Defining Blended Learning in Adult Education

Blended learning is widely seen as a combination of face-to-face in classroom and technology-mediated learning using devices such as computers, smartphones, tablets and other mobile devices with an internet connection.[1] These devices may be provided by programs, or learners may be free to bring their own device.

Our position is that blended learning in adult education is not only about the use of tools and resources. Instead, it is a way to think about program and curriculum development, including learning design and delivery.

Using digital technology in a blended approach is not just learning how to operate digital devices and navigate the internet. These are important skills that enable participation in a blended learning program but, by themselves, are not necessarily blended learning. A blended learning approach is one that enhances and extends the application of adult learning principles to meet the changing needs of people learning, working and engaging in 21st century life.

 

The term blended learning was first used in relation to higher education in the late 1990s, a time of rapid increase of computer and internet use.[2] It was not long after that adult education practitioners and researchers were exploring the relevancy of blended learning in adult education. Today, many learners are already online via their mobile devices. Adult education programs no longer view digital technology as supplemental to paper-based learning, and many educators have combined paper-based resources with digital technology in their teaching practices for quite some time.

 

Based on AlphaPlus’s experience in the field, most research and discourse about blended learning has been focused on changing traditional curriculum-based, course-based and group classroom-based educational experiences. This is not the way adult education delivery is done by all the adult education providers that AlphaPlus supports. Instead of relying on a fixed curriculum and course-based delivery for groups of learners, most adult education programs support learners one on one in achieving individualized educational experiences. This involves using paper- and digital technology-based resources and tools inside and outside the classroom so that learning can occur at times, at locations and in ways that best suit learners’ needs and intentions in building their literacy skills and knowledge.

The discussion about blended learning in adult education needs to extend to the realities of adult basic education programs that operate in an individualized educational context as well as those that are course-based and use a fixed curriculum.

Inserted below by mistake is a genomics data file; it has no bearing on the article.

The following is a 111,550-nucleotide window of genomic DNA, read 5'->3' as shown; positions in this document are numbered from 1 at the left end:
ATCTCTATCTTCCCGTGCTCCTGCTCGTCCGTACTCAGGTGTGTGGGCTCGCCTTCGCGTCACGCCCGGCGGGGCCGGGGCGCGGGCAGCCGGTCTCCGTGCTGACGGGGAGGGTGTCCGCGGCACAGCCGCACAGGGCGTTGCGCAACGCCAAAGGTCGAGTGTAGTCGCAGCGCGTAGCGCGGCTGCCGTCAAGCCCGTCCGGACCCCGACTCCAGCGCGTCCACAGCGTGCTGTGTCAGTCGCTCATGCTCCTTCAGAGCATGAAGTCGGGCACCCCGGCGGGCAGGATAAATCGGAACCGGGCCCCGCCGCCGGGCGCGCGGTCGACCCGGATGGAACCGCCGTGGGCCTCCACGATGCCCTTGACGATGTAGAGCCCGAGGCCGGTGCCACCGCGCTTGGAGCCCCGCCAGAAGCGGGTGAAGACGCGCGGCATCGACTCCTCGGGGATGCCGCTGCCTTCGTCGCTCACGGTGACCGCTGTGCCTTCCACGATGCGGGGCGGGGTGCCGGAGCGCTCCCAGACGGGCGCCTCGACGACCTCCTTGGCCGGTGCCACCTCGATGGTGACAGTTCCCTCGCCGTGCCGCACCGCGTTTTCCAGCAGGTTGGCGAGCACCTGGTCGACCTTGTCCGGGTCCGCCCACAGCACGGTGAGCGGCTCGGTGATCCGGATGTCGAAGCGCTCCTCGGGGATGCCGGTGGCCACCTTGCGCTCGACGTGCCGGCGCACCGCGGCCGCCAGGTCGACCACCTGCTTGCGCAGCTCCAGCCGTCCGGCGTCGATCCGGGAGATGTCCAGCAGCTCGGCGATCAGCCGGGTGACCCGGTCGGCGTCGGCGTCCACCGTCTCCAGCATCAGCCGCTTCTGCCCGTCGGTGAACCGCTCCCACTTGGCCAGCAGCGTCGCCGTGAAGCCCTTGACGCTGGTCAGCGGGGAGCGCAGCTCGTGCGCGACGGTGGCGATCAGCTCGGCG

Educators develop blended learning experiences by collaborating with learners to ensure that learning outcomes are aligned with real-world contexts and to enhance learners’ capability to be self-reliant.[3] This approach also helps people to become self-directed in learning. Many adult learners step in and step out of programs over time. Self-directed learners can continue learning within and outside of formal learning institutions. Blended learning can enhance the ability of educators to meet the needs of adult learners and work towards their goals as they become lifelong learners and balance learning with other demands in adult lives.

Blended learning is often defined as any combination of face-to-face and online instruction,[4] but not all combinations are blended learning.

For example, in some adult education programs, educators support learners who are participating in online independent study courses that are designed and delivered by external organizations, without input or control over the content or delivery. While this can be an effective way to create a hybrid of learning environments that meets the need of learners who want to learn online and build their capability to learn remotely, it cannot be said to adhere to the principles of blended learning because the educators and learners are not actively engaged in creating and transforming the curriculum.

 

To properly articulate desired outcomes and implications for adult education providers, intermediary organizations and broader networks, and policy and program planning, an educational definition of blended learning is needed rather than an operational definition. Our definition of blended learning in adult education is as follows:

Blended learning is an approach where educators leverage technology and digital access for learners to create, communicate, collaborate and apply critical thinking skills to construct knowledge in a connected world.

The Pressures on Adult Education Providers

 


Footnotes

[1] Graham, 2006; Palalas, 2019.
[2] Friesen, 2012.
[3] Hase & Kenyon, 2001; 2013; Ryan & Deci, 2000.
[4] Graham, 2006; Kennel & Moriarty, 2014; Palalas, 2019.

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